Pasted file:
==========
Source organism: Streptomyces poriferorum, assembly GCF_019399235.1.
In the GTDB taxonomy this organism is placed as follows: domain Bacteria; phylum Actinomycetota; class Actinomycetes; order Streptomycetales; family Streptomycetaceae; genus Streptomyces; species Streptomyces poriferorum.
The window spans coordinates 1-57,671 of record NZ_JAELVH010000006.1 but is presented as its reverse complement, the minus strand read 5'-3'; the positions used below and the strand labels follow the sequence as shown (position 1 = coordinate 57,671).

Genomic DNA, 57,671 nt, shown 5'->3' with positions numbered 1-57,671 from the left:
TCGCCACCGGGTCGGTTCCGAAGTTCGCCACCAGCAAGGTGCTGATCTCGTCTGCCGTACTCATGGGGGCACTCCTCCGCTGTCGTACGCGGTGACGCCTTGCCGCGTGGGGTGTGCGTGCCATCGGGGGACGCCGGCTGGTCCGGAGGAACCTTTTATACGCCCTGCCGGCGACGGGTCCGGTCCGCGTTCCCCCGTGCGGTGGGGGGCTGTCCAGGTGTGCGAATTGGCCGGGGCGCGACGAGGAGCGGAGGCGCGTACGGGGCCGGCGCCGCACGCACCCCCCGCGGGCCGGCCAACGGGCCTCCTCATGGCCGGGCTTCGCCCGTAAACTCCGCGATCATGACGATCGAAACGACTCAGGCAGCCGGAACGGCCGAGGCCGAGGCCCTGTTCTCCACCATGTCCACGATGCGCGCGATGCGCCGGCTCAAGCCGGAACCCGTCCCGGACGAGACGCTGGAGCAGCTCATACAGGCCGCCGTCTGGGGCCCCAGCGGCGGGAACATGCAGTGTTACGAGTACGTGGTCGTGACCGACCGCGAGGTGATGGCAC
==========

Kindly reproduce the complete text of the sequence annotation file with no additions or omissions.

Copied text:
Source organism: Streptomyces poriferorum, assembly GCF_019399235.1.
In the GTDB taxonomy this organism is placed as follows: domain Bacteria; phylum Actinomycetota; class Actinomycetes; order Streptomycetales; family Streptomycetaceae; genus Streptomyces; species Streptomyces poriferorum.
The window spans coordinates 1-57,671 of record NZ_JAELVH010000006.1 but is presented as its reverse complement, the minus strand read 5'-3'; the positions used below and the strand labels follow the sequence as shown (position 1 = coordinate 57,671).

Genomic DNA, 57,671 nt, shown 5'->3' with positions numbered 1-57,671 from the left:
TCGCCACCGGGTCGGTTCCGAAGTTCGCCACCAGCAAGGTGCTGATCTCGTCTGCCGTACTCATGGGGGCACTCCTCCGCTGTCGTACGCGGTGACGCCTTGCCGCGTGGGGTGTGCGTGCCATCGGGGGACGCCGGCTGGTCCGGAGGAACCTTTTATACGCCCTGCCGGCGACGGGTCCGGTCCGCGTTCCCCCGTGCGGTGGGGGGCTGTCCAGGTGTGCGAATTGGCCGGGGCGCGACGAGGAGCGGAGGCGCGTACGGGGCCGGCGCCGCACGCACCCCCCGCGGGCCGGCCAACGGGCCTCCTCATGGCCGGGCTTCGCCCGTAAACTCCGCGATCATGACGATCGAAACGACTCAGGCAGCCGGAACGGCCGAGGCCGAGGCCCTGTTCTCCACCATGTCCACGATGCGCGCGATGCGCCGGCTCAAGCCGGAACCCGTCCCGGACGAGACGCTGGAGCAGCTCATACAGGCCGCCGTCTGGGGCCCCAGCGGCGGGAACATGCAGTGTTACGAGTACGTGGTCGTGACCGACCGCGAGGTGATGGCAC